people with HIV. There's been ample research showing that both yoga and meditation elicit the relaxation response, which,
in addition to repressing stress hormones, slows breathing and heart rate, improves immune function, and releases
feel-good chemicals such as serotonin.
"HIV is an extremely stressful disease—both during the period of adjusting to having the diagnosis and in living with it
and because of the side effects from medications," Cole says. In addition to their fears about mortality, people with HIV
face treatment options that can range from uncomfortable (including sleeplessness and nausea) to dangerous (for example,
increased risk of heart attack). "That's why behavioral interventions, like yoga and meditation, are so important," Cole
says. "What's promising is that they penetrate deeply and become a life philosophy. When you can extend that mind-set out
so it follows you around, that can be extremely powerful."
Meditate for Immunity
Scientists are beginning to recognize that the benefits of yoga and meditation may also keep people with HIV healthier
longer. In 2009, a UCLA study published in the journal Brain, Behavior, and Immunity found that a program of
mindfulness-based stress reduction (MBSR) helped people with HIV maintain immunity. In the study, 48 HIV-positive adults
(43 men and 5 women) with T cell counts of between 600 and 700 were assigned to one of two groups.
One group participated in an eight-week MBSR program that offered weekly instruction on mindfulness practices, including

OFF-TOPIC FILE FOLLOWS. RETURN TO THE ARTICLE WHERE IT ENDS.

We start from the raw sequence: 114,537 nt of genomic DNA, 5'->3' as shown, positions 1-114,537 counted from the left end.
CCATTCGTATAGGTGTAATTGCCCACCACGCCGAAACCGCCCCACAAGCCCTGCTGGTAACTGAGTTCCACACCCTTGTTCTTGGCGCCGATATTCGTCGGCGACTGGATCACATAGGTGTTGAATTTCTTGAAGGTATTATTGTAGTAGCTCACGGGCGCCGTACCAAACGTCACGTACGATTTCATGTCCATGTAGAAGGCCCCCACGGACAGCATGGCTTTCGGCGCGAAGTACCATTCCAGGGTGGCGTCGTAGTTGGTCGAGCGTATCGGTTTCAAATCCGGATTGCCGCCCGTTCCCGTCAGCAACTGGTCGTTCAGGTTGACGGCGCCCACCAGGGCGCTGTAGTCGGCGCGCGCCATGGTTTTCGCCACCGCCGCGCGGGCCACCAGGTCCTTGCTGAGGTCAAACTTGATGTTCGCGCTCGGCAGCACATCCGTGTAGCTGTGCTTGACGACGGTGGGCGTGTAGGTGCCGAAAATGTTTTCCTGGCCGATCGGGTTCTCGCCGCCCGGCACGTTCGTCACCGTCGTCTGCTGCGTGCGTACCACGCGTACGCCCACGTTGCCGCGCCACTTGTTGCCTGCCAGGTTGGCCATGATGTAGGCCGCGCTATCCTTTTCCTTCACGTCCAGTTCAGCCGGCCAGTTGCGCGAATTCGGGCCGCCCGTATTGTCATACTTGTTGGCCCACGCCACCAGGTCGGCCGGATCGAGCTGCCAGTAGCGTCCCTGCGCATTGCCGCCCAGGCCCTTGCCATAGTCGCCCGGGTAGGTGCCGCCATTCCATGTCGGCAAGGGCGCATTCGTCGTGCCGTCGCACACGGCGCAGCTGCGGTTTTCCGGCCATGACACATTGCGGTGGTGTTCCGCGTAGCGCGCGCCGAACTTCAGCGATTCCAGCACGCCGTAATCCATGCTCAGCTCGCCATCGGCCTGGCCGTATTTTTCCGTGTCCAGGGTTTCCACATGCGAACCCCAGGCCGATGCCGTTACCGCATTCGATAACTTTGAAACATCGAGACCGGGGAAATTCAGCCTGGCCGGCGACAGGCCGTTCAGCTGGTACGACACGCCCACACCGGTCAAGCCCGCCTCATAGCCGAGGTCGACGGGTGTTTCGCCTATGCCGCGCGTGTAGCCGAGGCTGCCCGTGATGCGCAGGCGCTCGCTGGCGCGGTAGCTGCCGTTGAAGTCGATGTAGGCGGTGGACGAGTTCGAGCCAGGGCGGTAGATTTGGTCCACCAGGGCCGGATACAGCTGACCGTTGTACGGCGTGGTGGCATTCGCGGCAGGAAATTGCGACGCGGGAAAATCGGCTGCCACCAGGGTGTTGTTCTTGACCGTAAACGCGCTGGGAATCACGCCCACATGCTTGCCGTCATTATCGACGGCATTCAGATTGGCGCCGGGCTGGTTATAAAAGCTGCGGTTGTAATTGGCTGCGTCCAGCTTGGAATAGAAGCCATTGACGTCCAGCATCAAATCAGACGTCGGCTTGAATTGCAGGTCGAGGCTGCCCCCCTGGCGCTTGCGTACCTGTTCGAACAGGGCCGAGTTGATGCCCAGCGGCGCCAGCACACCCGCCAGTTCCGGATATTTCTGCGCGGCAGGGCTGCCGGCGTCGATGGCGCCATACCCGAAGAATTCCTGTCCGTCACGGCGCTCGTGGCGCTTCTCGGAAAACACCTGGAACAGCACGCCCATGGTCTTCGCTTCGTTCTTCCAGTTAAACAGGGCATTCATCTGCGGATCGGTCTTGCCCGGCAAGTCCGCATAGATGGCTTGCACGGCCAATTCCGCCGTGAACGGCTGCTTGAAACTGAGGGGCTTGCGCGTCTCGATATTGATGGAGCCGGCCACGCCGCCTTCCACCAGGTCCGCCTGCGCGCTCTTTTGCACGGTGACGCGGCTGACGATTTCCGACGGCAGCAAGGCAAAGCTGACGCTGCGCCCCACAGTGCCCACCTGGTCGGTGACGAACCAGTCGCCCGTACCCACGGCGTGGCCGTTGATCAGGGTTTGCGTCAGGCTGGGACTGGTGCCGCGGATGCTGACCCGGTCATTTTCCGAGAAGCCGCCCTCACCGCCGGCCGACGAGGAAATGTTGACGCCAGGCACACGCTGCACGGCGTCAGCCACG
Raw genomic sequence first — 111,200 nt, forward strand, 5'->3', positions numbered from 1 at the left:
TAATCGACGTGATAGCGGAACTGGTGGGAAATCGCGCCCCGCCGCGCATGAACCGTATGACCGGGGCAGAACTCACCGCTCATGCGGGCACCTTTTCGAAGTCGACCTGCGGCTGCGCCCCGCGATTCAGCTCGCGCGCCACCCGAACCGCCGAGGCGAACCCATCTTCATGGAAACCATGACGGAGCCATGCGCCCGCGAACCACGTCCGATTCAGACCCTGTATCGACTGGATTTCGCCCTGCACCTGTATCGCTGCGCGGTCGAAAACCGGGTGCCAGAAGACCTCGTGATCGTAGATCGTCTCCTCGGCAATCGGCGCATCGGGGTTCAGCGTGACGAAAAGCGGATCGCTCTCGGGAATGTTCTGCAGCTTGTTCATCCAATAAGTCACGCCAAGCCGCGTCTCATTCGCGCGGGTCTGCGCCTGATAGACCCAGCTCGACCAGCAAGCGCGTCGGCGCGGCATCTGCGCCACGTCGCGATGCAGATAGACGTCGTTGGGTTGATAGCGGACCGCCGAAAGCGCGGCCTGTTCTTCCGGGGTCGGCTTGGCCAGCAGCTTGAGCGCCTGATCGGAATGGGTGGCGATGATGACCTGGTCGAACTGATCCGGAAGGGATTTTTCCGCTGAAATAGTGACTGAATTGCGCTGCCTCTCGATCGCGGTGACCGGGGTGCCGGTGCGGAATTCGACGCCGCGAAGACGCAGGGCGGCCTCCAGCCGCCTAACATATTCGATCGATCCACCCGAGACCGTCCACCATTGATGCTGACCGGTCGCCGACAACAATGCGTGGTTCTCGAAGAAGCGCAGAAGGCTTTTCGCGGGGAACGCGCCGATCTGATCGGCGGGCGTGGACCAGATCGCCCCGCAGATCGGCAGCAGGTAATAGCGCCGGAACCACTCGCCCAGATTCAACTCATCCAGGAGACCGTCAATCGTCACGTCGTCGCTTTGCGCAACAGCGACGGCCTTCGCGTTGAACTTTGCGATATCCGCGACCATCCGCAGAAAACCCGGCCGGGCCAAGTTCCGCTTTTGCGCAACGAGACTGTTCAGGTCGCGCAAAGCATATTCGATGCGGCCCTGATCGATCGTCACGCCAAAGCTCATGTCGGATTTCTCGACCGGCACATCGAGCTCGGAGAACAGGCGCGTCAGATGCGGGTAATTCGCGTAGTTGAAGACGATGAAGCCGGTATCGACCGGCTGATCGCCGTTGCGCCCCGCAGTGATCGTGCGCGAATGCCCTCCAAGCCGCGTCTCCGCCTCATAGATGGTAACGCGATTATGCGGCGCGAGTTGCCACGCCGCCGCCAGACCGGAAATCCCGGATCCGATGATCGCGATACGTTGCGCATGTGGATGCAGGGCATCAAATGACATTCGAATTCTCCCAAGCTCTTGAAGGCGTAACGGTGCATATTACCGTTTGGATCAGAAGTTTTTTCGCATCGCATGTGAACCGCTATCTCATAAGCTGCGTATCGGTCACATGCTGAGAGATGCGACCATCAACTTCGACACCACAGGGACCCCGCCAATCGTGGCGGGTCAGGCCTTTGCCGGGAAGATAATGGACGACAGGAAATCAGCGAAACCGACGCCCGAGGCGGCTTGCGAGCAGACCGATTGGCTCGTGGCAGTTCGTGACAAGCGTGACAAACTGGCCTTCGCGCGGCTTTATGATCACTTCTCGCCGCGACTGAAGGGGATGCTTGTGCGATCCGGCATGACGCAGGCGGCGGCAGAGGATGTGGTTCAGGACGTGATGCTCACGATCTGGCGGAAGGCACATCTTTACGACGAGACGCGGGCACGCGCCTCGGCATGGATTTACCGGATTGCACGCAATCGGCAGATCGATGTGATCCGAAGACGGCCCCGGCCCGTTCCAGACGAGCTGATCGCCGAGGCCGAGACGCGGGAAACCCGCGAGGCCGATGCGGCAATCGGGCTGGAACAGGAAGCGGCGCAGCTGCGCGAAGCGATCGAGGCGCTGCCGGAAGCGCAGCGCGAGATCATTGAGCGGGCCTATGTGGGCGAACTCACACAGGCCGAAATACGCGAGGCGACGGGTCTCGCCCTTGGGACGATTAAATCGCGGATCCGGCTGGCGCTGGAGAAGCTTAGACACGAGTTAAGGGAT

meditation techniques and a hatha yoga routine with poses such as
(Standing Forward Bend),
(Bound Angle Pose), and
(Corpse Pose). They were also given audio CDs with instructions
for practicing the meditation and yoga routine every day on their own. At the end of the study, group members also
attended a daylong retreat that taught them how to apply mindfulness techniques to daily stressors.
The other group received a one-day mindfulness seminar in which participants were given cursory instruction in meditation
techniques but not encouraged to practice on their own.
After eight weeks, the MBSR group saw their T cell counts remain high while the other group's T cells plummeted. Study
coauthor David Creswell, an assistant professor of psychology at Carnegie Mellon University, says the precipitous drop in
T cells was expected, since the study looked mostly at newly diagnosed people having high levels of
distress—something known to wreak havoc on the immune system.
"What's really interesting is that we found a dose-response relationship between the amount of mindfulness meditation
(including yoga) and T cell count," says Creswell. "That is, the more people practiced, the better their T cells did.
That indicates that the more you practice, if you do it on a weekly or daily basis, the better your outcome."
For many people with HIV, the medications, infamous for their unpleasant side effects, just add to the burden of the
disease. Antiretroviral medications are known to cause nausea, insomnia, and loss of appetite, and they may cause liver
damage, increase levels of cholesterol and triglycerides (fat in the blood), raise blood pressure, and increase the risk